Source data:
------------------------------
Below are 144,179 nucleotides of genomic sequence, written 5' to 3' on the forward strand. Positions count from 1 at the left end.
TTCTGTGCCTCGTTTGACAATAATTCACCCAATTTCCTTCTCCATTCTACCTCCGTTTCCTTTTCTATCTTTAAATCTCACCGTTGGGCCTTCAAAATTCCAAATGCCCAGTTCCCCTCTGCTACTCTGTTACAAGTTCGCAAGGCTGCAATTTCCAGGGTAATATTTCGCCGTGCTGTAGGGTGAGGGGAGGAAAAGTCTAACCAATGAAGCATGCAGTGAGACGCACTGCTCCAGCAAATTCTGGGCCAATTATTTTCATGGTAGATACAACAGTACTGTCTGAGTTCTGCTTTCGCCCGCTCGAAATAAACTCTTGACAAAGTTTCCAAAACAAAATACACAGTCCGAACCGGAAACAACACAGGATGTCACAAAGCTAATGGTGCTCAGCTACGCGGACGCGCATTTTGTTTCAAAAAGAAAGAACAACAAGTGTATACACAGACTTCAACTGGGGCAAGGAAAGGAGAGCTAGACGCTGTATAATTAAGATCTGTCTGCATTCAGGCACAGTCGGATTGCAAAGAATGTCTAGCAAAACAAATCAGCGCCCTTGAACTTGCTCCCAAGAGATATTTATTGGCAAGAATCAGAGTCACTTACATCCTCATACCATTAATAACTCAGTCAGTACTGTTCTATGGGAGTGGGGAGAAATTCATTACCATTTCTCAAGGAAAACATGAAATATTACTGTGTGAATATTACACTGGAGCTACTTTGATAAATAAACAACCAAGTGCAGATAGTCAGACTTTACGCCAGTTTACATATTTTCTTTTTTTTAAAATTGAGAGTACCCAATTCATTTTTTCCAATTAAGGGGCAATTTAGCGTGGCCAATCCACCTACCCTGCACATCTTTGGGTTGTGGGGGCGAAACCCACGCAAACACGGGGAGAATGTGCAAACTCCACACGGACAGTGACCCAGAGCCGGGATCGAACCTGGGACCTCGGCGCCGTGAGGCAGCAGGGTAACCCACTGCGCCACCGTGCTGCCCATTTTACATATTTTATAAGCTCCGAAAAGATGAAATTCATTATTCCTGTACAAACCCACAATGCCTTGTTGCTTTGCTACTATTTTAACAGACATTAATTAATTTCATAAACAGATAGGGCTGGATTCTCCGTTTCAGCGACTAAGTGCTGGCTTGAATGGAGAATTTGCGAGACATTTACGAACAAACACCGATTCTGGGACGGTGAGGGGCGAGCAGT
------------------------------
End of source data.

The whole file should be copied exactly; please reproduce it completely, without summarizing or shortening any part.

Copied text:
Below are 144,179 nucleotides of genomic sequence, written 5' to 3' on the forward strand. Positions count from 1 at the left end.
TTCTGTGCCTCGTTTGACAATAATTCACCCAATTTCCTTCTCCATTCTACCTCCGTTTCCTTTTCTATCTTTAAATCTCACCGTTGGGCCTTCAAAATTCCAAATGCCCAGTTCCCCTCTGCTACTCTGTTACAAGTTCGCAAGGCTGCAATTTCCAGGGTAATATTTCGCCGTGCTGTAGGGTGAGGGGAGGAAAAGTCTAACCAATGAAGCATGCAGTGAGACGCACTGCTCCAGCAAATTCTGGGCCAATTATTTTCATGGTAGATACAACAGTACTGTCTGAGTTCTGCTTTCGCCCGCTCGAAATAAACTCTTGACAAAGTTTCCAAAACAAAATACACAGTCCGAACCGGAAACAACACAGGATGTCACAAAGCTAATGGTGCTCAGCTACGCGGACGCGCATTTTGTTTCAAAAAGAAAGAACAACAAGTGTATACACAGACTTCAACTGGGGCAAGGAAAGGAGAGCTAGACGCTGTATAATTAAGATCTGTCTGCATTCAGGCACAGTCGGATTGCAAAGAATGTCTAGCAAAACAAATCAGCGCCCTTGAACTTGCTCCCAAGAGATATTTATTGGCAAGAATCAGAGTCACTTACATCCTCATACCATTAATAACTCAGTCAGTACTGTTCTATGGGAGTGGGGAGAAATTCATTACCATTTCTCAAGGAAAACATGAAATATTACTGTGTGAATATTACACTGGAGCTACTTTGATAAATAAACAACCAAGTGCAGATAGTCAGACTTTACGCCAGTTTACATATTTTCTTTTTTTTAAAATTGAGAGTACCCAATTCATTTTTTCCAATTAAGGGGCAATTTAGCGTGGCCAATCCACCTACCCTGCACATCTTTGGGTTGTGGGGGCGAAACCCACGCAAACACGGGGAGAATGTGCAAACTCCACACGGACAGTGACCCAGAGCCGGGATCGAACCTGGGACCTCGGCGCCGTGAGGCAGCAGGGTAACCCACTGCGCCACCGTGCTGCCCATTTTACATATTTTATAAGCTCCGAAAAGATGAAATTCATTATTCCTGTACAAACCCACAATGCCTTGTTGCTTTGCTACTATTTTAACAGACATTAATTAATTTCATAAACAGATAGGGCTGGATTCTCCGTTTCAGCGACTAAGTGCTGGCTTGAATGGAGAATTTGCGAGACATTTACGAACAAACACCGATTCTGGGACGGTGAGGGGCGAGCAGT